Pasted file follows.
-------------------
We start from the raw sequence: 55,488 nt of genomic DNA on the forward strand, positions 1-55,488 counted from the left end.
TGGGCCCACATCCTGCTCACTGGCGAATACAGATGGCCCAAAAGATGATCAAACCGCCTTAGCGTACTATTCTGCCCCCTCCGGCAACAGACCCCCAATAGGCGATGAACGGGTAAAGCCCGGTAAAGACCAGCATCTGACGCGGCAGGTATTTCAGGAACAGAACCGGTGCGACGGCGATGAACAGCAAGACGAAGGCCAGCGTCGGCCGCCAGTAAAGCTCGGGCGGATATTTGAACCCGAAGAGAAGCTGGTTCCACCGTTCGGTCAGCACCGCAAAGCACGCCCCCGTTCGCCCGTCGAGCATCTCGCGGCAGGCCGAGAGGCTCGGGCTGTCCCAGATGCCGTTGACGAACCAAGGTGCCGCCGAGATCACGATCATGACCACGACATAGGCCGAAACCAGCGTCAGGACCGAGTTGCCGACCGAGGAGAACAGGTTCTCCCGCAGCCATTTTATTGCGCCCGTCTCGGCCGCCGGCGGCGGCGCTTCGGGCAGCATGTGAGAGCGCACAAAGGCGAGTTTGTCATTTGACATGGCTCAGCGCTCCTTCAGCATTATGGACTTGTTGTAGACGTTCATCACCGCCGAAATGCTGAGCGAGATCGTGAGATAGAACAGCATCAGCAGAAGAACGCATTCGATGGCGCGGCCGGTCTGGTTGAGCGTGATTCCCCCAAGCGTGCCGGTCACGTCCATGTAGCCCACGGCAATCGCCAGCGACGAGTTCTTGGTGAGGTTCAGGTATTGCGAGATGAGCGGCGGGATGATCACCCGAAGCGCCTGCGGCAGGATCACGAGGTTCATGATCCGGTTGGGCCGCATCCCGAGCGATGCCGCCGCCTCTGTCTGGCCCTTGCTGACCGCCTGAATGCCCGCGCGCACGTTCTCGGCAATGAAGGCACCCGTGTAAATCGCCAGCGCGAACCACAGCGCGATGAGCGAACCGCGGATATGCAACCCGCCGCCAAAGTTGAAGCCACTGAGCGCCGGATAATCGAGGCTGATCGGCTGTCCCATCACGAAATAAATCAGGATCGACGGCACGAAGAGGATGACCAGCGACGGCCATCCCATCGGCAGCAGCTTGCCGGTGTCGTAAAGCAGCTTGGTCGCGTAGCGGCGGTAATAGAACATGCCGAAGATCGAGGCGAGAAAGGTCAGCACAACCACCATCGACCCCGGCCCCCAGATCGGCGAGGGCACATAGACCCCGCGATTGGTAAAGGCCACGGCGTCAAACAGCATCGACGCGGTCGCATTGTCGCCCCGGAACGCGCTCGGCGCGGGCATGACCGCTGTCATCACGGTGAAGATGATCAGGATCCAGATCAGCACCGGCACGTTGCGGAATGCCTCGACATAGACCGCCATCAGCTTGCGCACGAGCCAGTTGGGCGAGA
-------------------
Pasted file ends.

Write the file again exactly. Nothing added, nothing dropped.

We start from the raw sequence: 55,488 nt of genomic DNA on the forward strand, positions 1-55,488 counted from the left end.
TGGGCCCACATCCTGCTCACTGGCGAATACAGATGGCCCAAAAGATGATCAAACCGCCTTAGCGTACTATTCTGCCCCCTCCGGCAACAGACCCCCAATAGGCGATGAACGGGTAAAGCCCGGTAAAGACCAGCATCTGACGCGGCAGGTATTTCAGGAACAGAACCGGTGCGACGGCGATGAACAGCAAGACGAAGGCCAGCGTCGGCCGCCAGTAAAGCTCGGGCGGATATTTGAACCCGAAGAGAAGCTGGTTCCACCGTTCGGTCAGCACCGCAAAGCACGCCCCCGTTCGCCCGTCGAGCATCTCGCGGCAGGCCGAGAGGCTCGGGCTGTCCCAGATGCCGTTGACGAACCAAGGTGCCGCCGAGATCACGATCATGACCACGACATAGGCCGAAACCAGCGTCAGGACCGAGTTGCCGACCGAGGAGAACAGGTTCTCCCGCAGCCATTTTATTGCGCCCGTCTCGGCCGCCGGCGGCGGCGCTTCGGGCAGCATGTGAGAGCGCACAAAGGCGAGTTTGTCATTTGACATGGCTCAGCGCTCCTTCAGCATTATGGACTTGTTGTAGACGTTCATCACCGCCGAAATGCTGAGCGAGATCGTGAGATAGAACAGCATCAGCAGAAGAACGCATTCGATGGCGCGGCCGGTCTGGTTGAGCGTGATTCCCCCAAGCGTGCCGGTCACGTCCATGTAGCCCACGGCAATCGCCAGCGACGAGTTCTTGGTGAGGTTCAGGTATTGCGAGATGAGCGGCGGGATGATCACCCGAAGCGCCTGCGGCAGGATCACGAGGTTCATGATCCGGTTGGGCCGCATCCCGAGCGATGCCGCCGCCTCTGTCTGGCCCTTGCTGACCGCCTGAATGCCCGCGCGCACGTTCTCGGCAATGAAGGCACCCGTGTAAATCGCCAGCGCGAACCACAGCGCGATGAGCGAACCGCGGATATGCAACCCGCCGCCAAAGTTGAAGCCACTGAGCGCCGGATAATCGAGGCTGATCGGCTGTCCCATCACGAAATAAATCAGGATCGACGGCACGAAGAGGATGACCAGCGACGGCCATCCCATCGGCAGCAGCTTGCCGGTGTCGTAAAGCAGCTTGGTCGCGTAGCGGCGGTAATAGAACATGCCGAAGATCGAGGCGAGAAAGGTCAGCACAACCACCATCGACCCCGGCCCCCAGATCGGCGAGGGCACATAGACCCCGCGATTGGTAAAGGCCACGGCGTCAAACAGCATCGACGCGGTCGCATTGTCGCCCCGGAACGCGCTCGGCGCGGGCATGACCGCTGTCATCACGGTGAAGATGATCAGGATCCAGATCAGCACCGGCACGTTGCGGAATGCCTCGACATAGACCGCCATCAGCTTGCGCACGAGCCAGTTGGGCGAGA